Filed under: Uncategorized | Tags: ambient air testing, Bakken, Benzene, butane, chloride, chloroform, chromium, drill pad, fracking fluid, fracking wastewater, Marcellus, methane, North Dakota, propane, Schilke, shale gas, shale oil, strontium, sulfates, toluene, well testing
After drilling began just over the property line of Jacki Schilke’s ranch in the northwestern corner of North Dakota, in the heart of the state’s booming Bakken Shale, cattle began limping, with swollen legs and infections. Cows quit producing milk for their calves, they lost from 60 to 80 pounds in a week and their tails mysteriously dropped off. Eventually, five animals died, according to Schilke.
Ambient air testing by a certified environmental consultant detected elevated levels of benzene, methane, chloroform, butane, propane, toluene and xylene – and well testing revealed high levels of sulfates, chromium, chloride and strontium. Schilke said she moved her herd upwind and upstream from the nearest drill pad.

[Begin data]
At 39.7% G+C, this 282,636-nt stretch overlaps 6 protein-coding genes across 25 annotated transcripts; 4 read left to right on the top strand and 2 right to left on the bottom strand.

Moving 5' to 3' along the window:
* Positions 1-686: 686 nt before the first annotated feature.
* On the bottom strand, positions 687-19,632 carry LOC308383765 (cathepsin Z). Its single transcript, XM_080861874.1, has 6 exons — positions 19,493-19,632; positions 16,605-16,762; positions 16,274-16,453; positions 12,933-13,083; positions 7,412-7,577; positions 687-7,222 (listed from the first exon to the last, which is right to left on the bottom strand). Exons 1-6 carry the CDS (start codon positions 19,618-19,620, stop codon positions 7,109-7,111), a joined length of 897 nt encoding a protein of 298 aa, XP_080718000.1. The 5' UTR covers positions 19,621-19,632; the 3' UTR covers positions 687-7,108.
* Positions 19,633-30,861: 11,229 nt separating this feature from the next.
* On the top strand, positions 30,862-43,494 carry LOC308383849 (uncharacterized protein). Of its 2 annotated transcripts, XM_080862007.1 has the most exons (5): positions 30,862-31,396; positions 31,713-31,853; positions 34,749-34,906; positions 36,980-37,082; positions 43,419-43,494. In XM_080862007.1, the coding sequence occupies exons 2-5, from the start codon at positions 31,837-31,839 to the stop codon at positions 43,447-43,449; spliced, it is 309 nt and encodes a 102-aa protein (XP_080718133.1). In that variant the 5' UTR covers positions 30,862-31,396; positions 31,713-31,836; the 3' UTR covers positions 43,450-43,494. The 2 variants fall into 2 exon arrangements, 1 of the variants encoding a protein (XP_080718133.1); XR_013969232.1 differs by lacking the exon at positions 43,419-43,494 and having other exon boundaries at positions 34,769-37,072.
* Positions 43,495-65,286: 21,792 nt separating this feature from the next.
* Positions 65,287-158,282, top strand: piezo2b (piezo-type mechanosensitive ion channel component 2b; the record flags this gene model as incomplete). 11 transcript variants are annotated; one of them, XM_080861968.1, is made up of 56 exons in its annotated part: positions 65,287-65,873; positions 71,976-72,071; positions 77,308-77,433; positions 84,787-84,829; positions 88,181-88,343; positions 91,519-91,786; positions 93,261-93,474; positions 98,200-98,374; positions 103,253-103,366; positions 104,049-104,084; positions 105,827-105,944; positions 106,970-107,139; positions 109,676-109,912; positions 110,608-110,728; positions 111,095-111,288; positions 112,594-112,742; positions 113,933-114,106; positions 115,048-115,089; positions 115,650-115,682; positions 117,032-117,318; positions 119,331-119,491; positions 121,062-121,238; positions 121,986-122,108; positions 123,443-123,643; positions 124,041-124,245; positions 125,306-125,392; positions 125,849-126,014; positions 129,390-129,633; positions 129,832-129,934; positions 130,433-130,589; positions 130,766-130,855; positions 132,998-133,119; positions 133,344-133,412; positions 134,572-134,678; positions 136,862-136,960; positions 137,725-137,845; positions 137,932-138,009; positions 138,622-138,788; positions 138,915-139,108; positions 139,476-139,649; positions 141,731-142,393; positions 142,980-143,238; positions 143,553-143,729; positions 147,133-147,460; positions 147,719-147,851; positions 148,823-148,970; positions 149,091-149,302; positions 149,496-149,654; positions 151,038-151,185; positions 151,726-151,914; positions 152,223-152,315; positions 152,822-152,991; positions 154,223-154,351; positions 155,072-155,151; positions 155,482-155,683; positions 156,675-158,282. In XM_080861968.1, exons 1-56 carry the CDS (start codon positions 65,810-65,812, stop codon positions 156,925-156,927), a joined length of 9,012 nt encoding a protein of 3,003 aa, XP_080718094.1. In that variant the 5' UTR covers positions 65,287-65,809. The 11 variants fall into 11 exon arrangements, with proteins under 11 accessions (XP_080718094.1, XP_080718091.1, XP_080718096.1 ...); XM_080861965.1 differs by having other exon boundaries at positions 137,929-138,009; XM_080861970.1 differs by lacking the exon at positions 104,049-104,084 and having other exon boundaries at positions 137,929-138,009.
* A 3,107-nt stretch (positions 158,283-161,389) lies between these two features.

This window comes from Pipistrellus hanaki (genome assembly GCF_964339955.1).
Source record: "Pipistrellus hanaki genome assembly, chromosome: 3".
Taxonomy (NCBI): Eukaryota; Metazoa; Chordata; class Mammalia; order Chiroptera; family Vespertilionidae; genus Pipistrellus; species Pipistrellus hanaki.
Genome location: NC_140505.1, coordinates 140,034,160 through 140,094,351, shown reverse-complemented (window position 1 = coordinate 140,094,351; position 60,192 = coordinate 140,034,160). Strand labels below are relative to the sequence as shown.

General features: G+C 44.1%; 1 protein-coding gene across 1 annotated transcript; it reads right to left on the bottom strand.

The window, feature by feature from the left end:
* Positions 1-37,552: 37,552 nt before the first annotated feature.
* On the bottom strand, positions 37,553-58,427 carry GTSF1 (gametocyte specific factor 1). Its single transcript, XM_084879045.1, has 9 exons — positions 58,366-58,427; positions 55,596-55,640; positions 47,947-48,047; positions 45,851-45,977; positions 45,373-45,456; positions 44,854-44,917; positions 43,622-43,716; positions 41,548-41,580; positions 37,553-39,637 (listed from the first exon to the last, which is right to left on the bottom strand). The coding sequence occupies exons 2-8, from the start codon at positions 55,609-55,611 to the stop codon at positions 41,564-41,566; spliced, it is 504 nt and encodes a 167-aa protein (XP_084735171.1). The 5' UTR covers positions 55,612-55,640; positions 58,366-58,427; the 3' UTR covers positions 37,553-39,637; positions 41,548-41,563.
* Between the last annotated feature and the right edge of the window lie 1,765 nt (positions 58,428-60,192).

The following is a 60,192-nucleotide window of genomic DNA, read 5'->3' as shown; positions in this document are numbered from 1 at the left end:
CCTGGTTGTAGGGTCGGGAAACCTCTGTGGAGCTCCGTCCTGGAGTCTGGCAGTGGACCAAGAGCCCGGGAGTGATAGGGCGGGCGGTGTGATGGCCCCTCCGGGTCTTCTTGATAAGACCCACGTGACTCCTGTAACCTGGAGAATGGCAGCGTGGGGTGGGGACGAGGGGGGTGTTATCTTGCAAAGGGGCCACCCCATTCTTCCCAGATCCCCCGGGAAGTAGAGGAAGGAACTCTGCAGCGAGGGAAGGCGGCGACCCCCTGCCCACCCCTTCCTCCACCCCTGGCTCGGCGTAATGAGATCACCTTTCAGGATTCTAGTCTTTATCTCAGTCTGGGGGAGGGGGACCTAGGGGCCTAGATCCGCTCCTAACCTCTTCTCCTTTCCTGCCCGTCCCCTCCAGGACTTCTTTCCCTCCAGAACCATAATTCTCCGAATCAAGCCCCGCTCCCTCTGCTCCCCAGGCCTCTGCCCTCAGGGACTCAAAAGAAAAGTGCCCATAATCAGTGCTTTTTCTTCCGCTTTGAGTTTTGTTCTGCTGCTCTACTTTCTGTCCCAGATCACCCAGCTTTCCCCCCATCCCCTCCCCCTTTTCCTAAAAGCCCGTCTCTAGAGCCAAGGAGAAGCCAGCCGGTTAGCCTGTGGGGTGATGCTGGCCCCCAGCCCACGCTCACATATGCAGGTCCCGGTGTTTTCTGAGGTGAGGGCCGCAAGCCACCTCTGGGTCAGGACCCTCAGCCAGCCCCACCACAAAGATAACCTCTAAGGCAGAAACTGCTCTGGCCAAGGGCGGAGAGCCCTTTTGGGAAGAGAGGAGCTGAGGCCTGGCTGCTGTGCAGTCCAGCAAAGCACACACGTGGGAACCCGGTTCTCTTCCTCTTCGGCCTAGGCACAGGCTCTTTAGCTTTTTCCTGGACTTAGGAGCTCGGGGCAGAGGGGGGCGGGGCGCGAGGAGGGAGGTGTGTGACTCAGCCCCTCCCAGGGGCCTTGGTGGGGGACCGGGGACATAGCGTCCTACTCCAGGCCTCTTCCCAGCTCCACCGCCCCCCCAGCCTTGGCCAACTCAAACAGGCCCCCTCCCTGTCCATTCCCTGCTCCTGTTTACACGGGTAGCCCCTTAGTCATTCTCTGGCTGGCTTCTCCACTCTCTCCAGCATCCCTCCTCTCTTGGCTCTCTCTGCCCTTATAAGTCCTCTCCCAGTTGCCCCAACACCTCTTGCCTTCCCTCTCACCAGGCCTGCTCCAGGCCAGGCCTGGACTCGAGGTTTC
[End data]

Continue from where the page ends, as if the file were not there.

The Pennsylvania farmers I spoke with have lost cows, calves, a horse, a couple dozen chickens. Many of the animals succumb in the same way: seizure-like symptoms, gasping for breath and a quick wasting away. A Rottweiler and a Dalmatian also fell ill and died.
Gives new meaning to the term ‘tail risk.’
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